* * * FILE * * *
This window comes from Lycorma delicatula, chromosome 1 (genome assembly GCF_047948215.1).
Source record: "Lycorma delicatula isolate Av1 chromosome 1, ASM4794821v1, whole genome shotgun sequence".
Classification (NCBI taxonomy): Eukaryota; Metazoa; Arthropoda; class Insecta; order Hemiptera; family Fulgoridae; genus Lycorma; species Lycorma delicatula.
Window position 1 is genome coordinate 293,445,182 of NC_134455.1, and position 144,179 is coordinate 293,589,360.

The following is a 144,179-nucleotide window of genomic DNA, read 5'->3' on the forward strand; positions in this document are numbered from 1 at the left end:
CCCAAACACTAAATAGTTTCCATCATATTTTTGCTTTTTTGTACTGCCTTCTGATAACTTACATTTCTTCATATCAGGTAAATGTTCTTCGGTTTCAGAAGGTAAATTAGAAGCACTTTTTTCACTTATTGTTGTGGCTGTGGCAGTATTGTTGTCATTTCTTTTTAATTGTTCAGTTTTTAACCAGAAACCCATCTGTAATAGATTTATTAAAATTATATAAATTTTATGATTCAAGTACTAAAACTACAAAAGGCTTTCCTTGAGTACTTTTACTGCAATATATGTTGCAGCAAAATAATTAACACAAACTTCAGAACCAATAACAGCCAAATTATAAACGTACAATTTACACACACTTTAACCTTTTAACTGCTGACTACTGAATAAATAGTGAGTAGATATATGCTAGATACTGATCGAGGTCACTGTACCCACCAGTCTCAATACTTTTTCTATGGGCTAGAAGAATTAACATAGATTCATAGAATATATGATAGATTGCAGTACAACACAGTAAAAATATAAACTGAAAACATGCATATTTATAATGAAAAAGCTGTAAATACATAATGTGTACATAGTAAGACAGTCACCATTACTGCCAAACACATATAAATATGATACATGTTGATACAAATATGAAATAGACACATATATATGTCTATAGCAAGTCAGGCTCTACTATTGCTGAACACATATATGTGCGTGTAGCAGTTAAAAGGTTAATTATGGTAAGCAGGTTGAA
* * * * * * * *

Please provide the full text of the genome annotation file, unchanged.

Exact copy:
This window comes from Lycorma delicatula, chromosome 1 (genome assembly GCF_047948215.1).
Source record: "Lycorma delicatula isolate Av1 chromosome 1, ASM4794821v1, whole genome shotgun sequence".
Classification (NCBI taxonomy): Eukaryota; Metazoa; Arthropoda; class Insecta; order Hemiptera; family Fulgoridae; genus Lycorma; species Lycorma delicatula.
Window position 1 is genome coordinate 293,445,182 of NC_134455.1, and position 144,179 is coordinate 293,589,360.

The following is a 144,179-nucleotide window of genomic DNA, read 5'->3' on the forward strand; positions in this document are numbered from 1 at the left end:
CCCAAACACTAAATAGTTTCCATCATATTTTTGCTTTTTTGTACTGCCTTCTGATAACTTACATTTCTTCATATCAGGTAAATGTTCTTCGGTTTCAGAAGGTAAATTAGAAGCACTTTTTTCACTTATTGTTGTGGCTGTGGCAGTATTGTTGTCATTTCTTTTTAATTGTTCAGTTTTTAACCAGAAACCCATCTGTAATAGATTTATTAAAATTATATAAATTTTATGATTCAAGTACTAAAACTACAAAAGGCTTTCCTTGAGTACTTTTACTGCAATATATGTTGCAGCAAAATAATTAACACAAACTTCAGAACCAATAACAGCCAAATTATAAACGTACAATTTACACACACTTTAACCTTTTAACTGCTGACTACTGAATAAATAGTGAGTAGATATATGCTAGATACTGATCGAGGTCACTGTACCCACCAGTCTCAATACTTTTTCTATGGGCTAGAAGAATTAACATAGATTCATAGAATATATGATAGATTGCAGTACAACACAGTAAAAATATAAACTGAAAACATGCATATTTATAATGAAAAAGCTGTAAATACATAATGTGTACATAGTAAGACAGTCACCATTACTGCCAAACACATATAAATATGATACATGTTGATACAAATATGAAATAGACACATATATATGTCTATAGCAAGTCAGGCTCTACTATTGCTGAACACATATATGTGCGTGTAGCAGTTAAAAGGTTAATTATGGTAAGCAGGTTGAA